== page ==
Throughout my artistic career, I have explored process as content by challenging the definitions of printmaking, painting, and drawing, engaging in a dialog between traditional two-dimensional media and the shallow physical space of three-dimensional relief. This dialog has evolved into a series of constructed bas-relief paintings in which painterly passages are contrasted with graphic fields constructed out of flat, inked woodcut blocks. Paint is pushed into seams and crevices parallel to inking intaglio plates, enhancing the play between illusionary and physical space.
Since 2000, I have focused my studio practice on the reduction woodcut. I find its sculptural physicality in combination with its working immediacy very appealing. I am exceedingly seduced by its inherent quality requiring the gradual destruction of the matrix during the creation of the work of art. The reduction woodcut print is born out of a creative one-way voyage that provides constant challenges and requires total commitment to any decision made; the reduction woodcut does not tolerate any detours or returns. Consequently, the reduction woodcut is always a unique, fresh, direct, powerful and honest expression of the artist’s creative intent.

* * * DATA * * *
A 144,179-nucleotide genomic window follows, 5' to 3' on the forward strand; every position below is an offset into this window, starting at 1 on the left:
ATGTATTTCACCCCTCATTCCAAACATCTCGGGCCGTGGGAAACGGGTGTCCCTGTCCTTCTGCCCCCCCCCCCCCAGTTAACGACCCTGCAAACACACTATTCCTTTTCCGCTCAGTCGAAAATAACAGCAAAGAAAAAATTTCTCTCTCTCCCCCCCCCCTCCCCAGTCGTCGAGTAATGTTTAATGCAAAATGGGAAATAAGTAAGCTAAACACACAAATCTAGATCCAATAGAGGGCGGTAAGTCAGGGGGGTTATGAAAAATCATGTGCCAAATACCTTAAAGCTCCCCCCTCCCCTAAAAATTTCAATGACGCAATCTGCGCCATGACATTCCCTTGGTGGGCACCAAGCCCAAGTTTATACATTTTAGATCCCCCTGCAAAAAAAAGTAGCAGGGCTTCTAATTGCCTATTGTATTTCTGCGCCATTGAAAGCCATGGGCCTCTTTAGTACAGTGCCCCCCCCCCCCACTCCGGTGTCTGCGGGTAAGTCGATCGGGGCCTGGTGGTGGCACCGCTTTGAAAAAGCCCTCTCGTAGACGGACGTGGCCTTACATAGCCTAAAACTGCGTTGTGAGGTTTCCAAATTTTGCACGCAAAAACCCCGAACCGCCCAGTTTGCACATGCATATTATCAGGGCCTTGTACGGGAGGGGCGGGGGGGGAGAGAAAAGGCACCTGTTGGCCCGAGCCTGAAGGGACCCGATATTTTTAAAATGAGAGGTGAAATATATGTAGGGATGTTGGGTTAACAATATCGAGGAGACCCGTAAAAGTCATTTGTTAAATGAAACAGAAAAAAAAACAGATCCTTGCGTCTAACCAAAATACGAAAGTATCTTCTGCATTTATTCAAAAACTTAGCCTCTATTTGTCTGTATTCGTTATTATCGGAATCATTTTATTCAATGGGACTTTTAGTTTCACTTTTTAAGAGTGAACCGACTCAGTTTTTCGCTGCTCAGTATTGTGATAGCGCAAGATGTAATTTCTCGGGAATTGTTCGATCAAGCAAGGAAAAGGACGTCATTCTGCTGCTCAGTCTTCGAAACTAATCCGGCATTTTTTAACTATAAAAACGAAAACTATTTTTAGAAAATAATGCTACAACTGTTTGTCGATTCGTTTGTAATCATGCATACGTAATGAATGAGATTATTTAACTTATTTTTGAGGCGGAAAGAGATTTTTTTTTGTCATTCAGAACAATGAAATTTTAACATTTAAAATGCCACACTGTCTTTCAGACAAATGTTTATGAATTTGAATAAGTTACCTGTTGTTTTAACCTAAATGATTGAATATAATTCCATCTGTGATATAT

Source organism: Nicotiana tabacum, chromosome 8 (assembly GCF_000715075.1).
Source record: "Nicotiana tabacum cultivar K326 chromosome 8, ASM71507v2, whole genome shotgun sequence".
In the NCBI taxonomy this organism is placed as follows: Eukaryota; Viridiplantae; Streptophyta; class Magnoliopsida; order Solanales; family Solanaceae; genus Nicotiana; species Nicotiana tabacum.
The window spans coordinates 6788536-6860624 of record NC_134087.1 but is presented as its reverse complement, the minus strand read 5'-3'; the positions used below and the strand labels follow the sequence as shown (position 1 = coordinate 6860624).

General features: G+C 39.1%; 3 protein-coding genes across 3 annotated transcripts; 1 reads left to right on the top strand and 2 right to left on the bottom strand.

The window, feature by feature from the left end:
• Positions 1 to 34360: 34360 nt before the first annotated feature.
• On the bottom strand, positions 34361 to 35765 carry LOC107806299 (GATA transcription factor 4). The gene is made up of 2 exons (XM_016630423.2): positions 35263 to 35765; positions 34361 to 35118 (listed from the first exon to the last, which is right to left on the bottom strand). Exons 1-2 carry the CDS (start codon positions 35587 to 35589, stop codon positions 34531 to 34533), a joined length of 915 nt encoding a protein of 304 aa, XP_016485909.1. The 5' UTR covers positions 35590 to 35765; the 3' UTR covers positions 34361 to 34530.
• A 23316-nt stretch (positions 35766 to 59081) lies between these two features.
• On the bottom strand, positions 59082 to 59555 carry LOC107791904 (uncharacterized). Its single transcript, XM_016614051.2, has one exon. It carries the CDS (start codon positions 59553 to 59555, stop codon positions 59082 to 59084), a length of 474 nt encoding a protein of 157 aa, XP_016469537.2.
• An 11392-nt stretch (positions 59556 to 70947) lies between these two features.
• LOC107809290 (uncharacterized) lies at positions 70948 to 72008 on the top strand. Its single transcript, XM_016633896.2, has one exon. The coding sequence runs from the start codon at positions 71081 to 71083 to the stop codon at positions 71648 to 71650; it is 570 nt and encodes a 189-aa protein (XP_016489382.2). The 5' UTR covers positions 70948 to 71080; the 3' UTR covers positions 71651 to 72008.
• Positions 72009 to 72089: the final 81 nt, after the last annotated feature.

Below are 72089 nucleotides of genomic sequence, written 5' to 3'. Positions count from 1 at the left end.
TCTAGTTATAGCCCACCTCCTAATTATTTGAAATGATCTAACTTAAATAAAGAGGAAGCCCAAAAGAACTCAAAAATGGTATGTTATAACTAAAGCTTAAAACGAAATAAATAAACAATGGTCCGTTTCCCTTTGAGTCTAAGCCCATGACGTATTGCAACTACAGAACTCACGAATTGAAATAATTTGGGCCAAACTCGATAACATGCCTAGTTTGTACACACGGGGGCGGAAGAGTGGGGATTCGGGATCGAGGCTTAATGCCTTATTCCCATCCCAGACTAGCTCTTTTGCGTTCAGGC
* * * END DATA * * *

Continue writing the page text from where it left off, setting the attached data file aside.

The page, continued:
At Northern Illinois University, Peter Van Ael is a member of the Museum Studies Faculty, Coordinator of the Olson Gallery, Chair of the School of Art Exhibitions and Visiting artists/Scholars Committee, and Museum Studies Program Coordinator.